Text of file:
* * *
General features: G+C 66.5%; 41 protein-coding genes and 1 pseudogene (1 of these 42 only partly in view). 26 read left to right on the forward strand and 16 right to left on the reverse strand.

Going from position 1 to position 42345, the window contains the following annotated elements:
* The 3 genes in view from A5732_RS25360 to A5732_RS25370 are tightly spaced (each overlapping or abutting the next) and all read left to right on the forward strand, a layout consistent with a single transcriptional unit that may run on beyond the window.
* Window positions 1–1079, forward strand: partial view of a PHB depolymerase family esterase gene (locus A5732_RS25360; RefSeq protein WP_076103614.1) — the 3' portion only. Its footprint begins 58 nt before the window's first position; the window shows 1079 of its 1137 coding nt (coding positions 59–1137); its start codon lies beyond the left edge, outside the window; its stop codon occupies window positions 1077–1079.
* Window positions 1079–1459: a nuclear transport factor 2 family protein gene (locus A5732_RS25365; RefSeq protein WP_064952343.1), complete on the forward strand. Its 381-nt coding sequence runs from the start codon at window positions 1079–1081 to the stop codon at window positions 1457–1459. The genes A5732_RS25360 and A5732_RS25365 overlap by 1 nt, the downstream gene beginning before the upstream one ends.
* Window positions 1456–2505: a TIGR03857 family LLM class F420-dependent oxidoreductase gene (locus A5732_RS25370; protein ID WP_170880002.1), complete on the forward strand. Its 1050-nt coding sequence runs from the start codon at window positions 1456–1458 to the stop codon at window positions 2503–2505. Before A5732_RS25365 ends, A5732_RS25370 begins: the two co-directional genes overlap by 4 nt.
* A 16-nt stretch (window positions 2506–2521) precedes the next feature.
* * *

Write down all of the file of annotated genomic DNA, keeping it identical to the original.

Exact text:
General features: G+C 66.5%; 41 protein-coding genes and 1 pseudogene (1 of these 42 only partly in view). 26 read left to right on the forward strand and 16 right to left on the reverse strand.

Going from position 1 to position 42345, the window contains the following annotated elements:
* The 3 genes in view from A5732_RS25360 to A5732_RS25370 are tightly spaced (each overlapping or abutting the next) and all read left to right on the forward strand, a layout consistent with a single transcriptional unit that may run on beyond the window.
* Window positions 1–1079, forward strand: partial view of a PHB depolymerase family esterase gene (locus A5732_RS25360; RefSeq protein WP_076103614.1) — the 3' portion only. Its footprint begins 58 nt before the window's first position; the window shows 1079 of its 1137 coding nt (coding positions 59–1137); its start codon lies beyond the left edge, outside the window; its stop codon occupies window positions 1077–1079.
* Window positions 1079–1459: a nuclear transport factor 2 family protein gene (locus A5732_RS25365; RefSeq protein WP_064952343.1), complete on the forward strand. Its 381-nt coding sequence runs from the start codon at window positions 1079–1081 to the stop codon at window positions 1457–1459. The genes A5732_RS25360 and A5732_RS25365 overlap by 1 nt, the downstream gene beginning before the upstream one ends.
* Window positions 1456–2505: a TIGR03857 family LLM class F420-dependent oxidoreductase gene (locus A5732_RS25370; protein ID WP_170880002.1), complete on the forward strand. Its 1050-nt coding sequence runs from the start codon at window positions 1456–1458 to the stop codon at window positions 2503–2505. Before A5732_RS25365 ends, A5732_RS25370 begins: the two co-directional genes overlap by 4 nt.
* A 16-nt stretch (window positions 2506–2521) precedes the next feature.